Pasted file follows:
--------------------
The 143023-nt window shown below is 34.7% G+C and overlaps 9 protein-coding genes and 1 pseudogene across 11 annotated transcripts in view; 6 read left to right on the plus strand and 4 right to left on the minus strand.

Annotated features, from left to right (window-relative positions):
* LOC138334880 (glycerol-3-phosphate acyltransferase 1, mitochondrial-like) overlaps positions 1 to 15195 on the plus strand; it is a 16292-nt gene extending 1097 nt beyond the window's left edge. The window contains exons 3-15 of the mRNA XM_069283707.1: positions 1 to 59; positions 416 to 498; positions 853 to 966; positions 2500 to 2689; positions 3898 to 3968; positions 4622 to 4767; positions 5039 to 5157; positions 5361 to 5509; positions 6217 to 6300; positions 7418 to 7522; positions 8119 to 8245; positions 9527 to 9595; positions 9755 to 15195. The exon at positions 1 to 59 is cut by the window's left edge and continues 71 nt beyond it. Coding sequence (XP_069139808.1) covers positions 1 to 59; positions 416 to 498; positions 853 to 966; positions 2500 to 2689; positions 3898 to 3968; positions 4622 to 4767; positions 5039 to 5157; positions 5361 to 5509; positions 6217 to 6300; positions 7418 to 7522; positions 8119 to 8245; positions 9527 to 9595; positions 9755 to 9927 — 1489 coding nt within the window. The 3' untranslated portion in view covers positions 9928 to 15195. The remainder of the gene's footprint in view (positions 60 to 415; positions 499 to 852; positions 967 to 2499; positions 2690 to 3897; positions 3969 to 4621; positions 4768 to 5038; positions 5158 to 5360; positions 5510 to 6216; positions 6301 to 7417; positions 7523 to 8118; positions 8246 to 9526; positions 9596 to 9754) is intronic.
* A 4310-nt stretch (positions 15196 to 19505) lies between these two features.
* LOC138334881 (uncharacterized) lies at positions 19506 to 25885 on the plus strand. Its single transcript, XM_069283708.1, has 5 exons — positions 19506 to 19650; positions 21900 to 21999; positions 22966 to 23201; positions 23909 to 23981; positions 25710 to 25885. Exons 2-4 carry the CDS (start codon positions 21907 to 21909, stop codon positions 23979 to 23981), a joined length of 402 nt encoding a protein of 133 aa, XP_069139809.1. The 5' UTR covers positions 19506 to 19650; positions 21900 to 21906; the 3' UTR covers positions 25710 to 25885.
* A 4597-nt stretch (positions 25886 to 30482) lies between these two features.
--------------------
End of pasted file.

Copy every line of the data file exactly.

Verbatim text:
The 143023-nt window shown below is 34.7% G+C and overlaps 9 protein-coding genes and 1 pseudogene across 11 annotated transcripts in view; 6 read left to right on the plus strand and 4 right to left on the minus strand.

Annotated features, from left to right (window-relative positions):
* LOC138334880 (glycerol-3-phosphate acyltransferase 1, mitochondrial-like) overlaps positions 1 to 15195 on the plus strand; it is a 16292-nt gene extending 1097 nt beyond the window's left edge. The window contains exons 3-15 of the mRNA XM_069283707.1: positions 1 to 59; positions 416 to 498; positions 853 to 966; positions 2500 to 2689; positions 3898 to 3968; positions 4622 to 4767; positions 5039 to 5157; positions 5361 to 5509; positions 6217 to 6300; positions 7418 to 7522; positions 8119 to 8245; positions 9527 to 9595; positions 9755 to 15195. The exon at positions 1 to 59 is cut by the window's left edge and continues 71 nt beyond it. Coding sequence (XP_069139808.1) covers positions 1 to 59; positions 416 to 498; positions 853 to 966; positions 2500 to 2689; positions 3898 to 3968; positions 4622 to 4767; positions 5039 to 5157; positions 5361 to 5509; positions 6217 to 6300; positions 7418 to 7522; positions 8119 to 8245; positions 9527 to 9595; positions 9755 to 9927 — 1489 coding nt within the window. The 3' untranslated portion in view covers positions 9928 to 15195. The remainder of the gene's footprint in view (positions 60 to 415; positions 499 to 852; positions 967 to 2499; positions 2690 to 3897; positions 3969 to 4621; positions 4768 to 5038; positions 5158 to 5360; positions 5510 to 6216; positions 6301 to 7417; positions 7523 to 8118; positions 8246 to 9526; positions 9596 to 9754) is intronic.
* A 4310-nt stretch (positions 15196 to 19505) lies between these two features.
* LOC138334881 (uncharacterized) lies at positions 19506 to 25885 on the plus strand. Its single transcript, XM_069283708.1, has 5 exons — positions 19506 to 19650; positions 21900 to 21999; positions 22966 to 23201; positions 23909 to 23981; positions 25710 to 25885. Exons 2-4 carry the CDS (start codon positions 21907 to 21909, stop codon positions 23979 to 23981), a joined length of 402 nt encoding a protein of 133 aa, XP_069139809.1. The 5' UTR covers positions 19506 to 19650; positions 21900 to 21906; the 3' UTR covers positions 25710 to 25885.
* A 4597-nt stretch (positions 25886 to 30482) lies between these two features.